Sometimes all you want is a good ghost story and A Frost of Cares is that. I’ve read about 70% and I really like where Amy Rae Durreson is going. A little while ago I read Spindrift and I enjoyed it plenty but this is better. Usually, a story is told as if the MCs are unaware of there being a reader. Here you are addressed at times, and Luke (the narrator) talks to his husband through the text. I haven’t really made up my mind about what I think about it, if you’re a romantic you’ll probably think it’s a nice touch, though.
Usually, a story is told as if the MCs are unaware of there being a reader. Here you are addressed at times, and Luke (the narrator) talks to his husband through the text. I haven’t really made up my mind about what I think about it, if you’re a romantic you’ll probably think it’s a nice touch.
Luke is a military historian, which normally would have scared me off—I usually stay away from military dudes, I’m married to one that’s enough—but here it’s perfect. Just thinking about empty halls in old military buildings has me trembling.
In RL I’m a teacher and staying late at work always scare the crap out of me. Mind you, schools can be scary too. There is something about the dark study halls, the automatic light coming on as I walk by, my steps echoing in the empty corridors that send shivers down my spine. You never think of it during the days when there are students everywhere but once the dark creeps in and the rooms turn quiet *shudder*.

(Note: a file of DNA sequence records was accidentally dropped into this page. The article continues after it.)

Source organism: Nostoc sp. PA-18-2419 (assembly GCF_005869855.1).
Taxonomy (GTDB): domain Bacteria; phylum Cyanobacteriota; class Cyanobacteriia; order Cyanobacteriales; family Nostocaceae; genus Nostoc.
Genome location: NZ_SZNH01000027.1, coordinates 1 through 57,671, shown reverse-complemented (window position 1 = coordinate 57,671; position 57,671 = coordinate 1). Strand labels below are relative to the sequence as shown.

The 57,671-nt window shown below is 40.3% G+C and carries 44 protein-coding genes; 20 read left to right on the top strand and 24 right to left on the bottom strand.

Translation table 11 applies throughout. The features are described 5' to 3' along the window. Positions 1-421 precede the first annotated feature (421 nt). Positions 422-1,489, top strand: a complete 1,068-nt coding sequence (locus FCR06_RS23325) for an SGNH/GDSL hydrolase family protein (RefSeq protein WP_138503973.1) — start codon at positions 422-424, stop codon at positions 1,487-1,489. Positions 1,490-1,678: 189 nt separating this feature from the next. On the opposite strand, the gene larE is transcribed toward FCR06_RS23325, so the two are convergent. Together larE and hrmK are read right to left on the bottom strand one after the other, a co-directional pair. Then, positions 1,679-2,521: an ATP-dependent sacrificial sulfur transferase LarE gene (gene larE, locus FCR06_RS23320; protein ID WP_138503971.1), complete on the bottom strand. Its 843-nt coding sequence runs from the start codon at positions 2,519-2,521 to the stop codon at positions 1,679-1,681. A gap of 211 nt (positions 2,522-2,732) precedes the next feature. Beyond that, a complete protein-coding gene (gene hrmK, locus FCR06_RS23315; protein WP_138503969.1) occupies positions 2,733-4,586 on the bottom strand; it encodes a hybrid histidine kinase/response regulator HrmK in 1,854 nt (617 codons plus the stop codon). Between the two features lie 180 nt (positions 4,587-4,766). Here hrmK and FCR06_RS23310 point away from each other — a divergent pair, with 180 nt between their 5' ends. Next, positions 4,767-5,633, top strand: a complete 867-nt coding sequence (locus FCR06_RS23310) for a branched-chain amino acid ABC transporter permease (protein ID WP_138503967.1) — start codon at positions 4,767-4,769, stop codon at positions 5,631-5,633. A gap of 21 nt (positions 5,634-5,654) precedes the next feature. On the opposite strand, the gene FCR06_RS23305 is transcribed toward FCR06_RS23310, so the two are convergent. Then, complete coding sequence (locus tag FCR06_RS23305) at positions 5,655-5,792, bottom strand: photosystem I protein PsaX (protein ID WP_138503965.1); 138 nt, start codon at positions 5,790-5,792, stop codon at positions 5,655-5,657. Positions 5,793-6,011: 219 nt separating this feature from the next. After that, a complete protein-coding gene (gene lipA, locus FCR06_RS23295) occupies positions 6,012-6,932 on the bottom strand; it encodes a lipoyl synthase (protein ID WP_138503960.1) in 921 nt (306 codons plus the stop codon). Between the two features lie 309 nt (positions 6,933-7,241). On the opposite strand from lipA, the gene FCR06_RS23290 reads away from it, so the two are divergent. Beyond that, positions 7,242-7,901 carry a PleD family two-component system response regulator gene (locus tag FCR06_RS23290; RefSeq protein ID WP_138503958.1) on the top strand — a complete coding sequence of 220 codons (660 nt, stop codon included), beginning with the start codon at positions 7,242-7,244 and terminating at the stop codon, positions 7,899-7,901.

Anyway, A Frost of Cares is definitely the best purchase I’ve made this week and if you like ghosts you should check it out!
Military historian Luke Alcott leaps at the chance to live in the seventeenth-century country mansion of Eelmoor Hall, home of the Royal Military School of Medicine, after being offered a job cataloging the school’s archives. Luke believes he chose the perfect place to start a new life and put his broken past behind him. But soon after settling into the old house, he hears strange noises—like footsteps—and he begins to suffer from terrible nightmares.
The only person Luke can turn to for help is the taciturn caretaker, Jay, a veteran of the Afghanistan war who carries an old battle wound. Together they try to understand Eelmoor Hall’s history and decipher what could be causing the haunting. As the weather grows colder and snow dusts the countryside, a child goes missing. Luke needs to deal with his own demons and learn to trust in love again if he hopes to face down the angry spirit and find the missing girl.